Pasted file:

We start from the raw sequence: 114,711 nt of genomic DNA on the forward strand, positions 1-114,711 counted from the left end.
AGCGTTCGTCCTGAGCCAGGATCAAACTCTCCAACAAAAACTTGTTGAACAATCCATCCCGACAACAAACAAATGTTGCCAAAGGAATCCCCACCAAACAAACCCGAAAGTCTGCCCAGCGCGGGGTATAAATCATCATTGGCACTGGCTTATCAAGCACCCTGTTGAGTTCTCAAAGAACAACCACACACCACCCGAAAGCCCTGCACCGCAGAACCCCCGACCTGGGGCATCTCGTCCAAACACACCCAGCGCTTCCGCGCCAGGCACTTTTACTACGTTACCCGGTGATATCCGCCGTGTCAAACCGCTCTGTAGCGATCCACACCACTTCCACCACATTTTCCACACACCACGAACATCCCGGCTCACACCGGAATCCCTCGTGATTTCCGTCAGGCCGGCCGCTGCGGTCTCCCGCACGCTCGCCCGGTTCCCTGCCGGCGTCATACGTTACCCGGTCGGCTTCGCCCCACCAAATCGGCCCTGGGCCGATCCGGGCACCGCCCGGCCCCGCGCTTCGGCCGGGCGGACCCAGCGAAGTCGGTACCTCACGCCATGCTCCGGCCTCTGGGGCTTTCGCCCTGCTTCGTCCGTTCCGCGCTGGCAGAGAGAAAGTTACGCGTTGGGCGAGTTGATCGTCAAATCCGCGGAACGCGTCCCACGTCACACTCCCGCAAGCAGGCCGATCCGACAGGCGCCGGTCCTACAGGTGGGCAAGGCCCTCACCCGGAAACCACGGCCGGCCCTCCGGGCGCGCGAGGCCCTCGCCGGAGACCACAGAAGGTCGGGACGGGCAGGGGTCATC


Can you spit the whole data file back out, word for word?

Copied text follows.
We start from the raw sequence: 114,711 nt of genomic DNA on the forward strand, positions 1-114,711 counted from the left end.
AGCGTTCGTCCTGAGCCAGGATCAAACTCTCCAACAAAAACTTGTTGAACAATCCATCCCGACAACAAACAAATGTTGCCAAAGGAATCCCCACCAAACAAACCCGAAAGTCTGCCCAGCGCGGGGTATAAATCATCATTGGCACTGGCTTATCAAGCACCCTGTTGAGTTCTCAAAGAACAACCACACACCACCCGAAAGCCCTGCACCGCAGAACCCCCGACCTGGGGCATCTCGTCCAAACACACCCAGCGCTTCCGCGCCAGGCACTTTTACTACGTTACCCGGTGATATCCGCCGTGTCAAACCGCTCTGTAGCGATCCACACCACTTCCACCACATTTTCCACACACCACGAACATCCCGGCTCACACCGGAATCCCTCGTGATTTCCGTCAGGCCGGCCGCTGCGGTCTCCCGCACGCTCGCCCGGTTCCCTGCCGGCGTCATACGTTACCCGGTCGGCTTCGCCCCACCAAATCGGCCCTGGGCCGATCCGGGCACCGCCCGGCCCCGCGCTTCGGCCGGGCGGACCCAGCGAAGTCGGTACCTCACGCCATGCTCCGGCCTCTGGGGCTTTCGCCCTGCTTCGTCCGTTCCGCGCTGGCAGAGAGAAAGTTACGCGTTGGGCGAGTTGATCGTCAAATCCGCGGAACGCGTCCCACGTCACACTCCCGCAAGCAGGCCGATCCGACAGGCGCCGGTCCTACAGGTGGGCAAGGCCCTCACCCGGAAACCACGGCCGGCCCTCCGGGCGCGCGAGGCCCTCGCCGGAGACCACAGAAGGTCGGGACGGGCAGGGGTCATC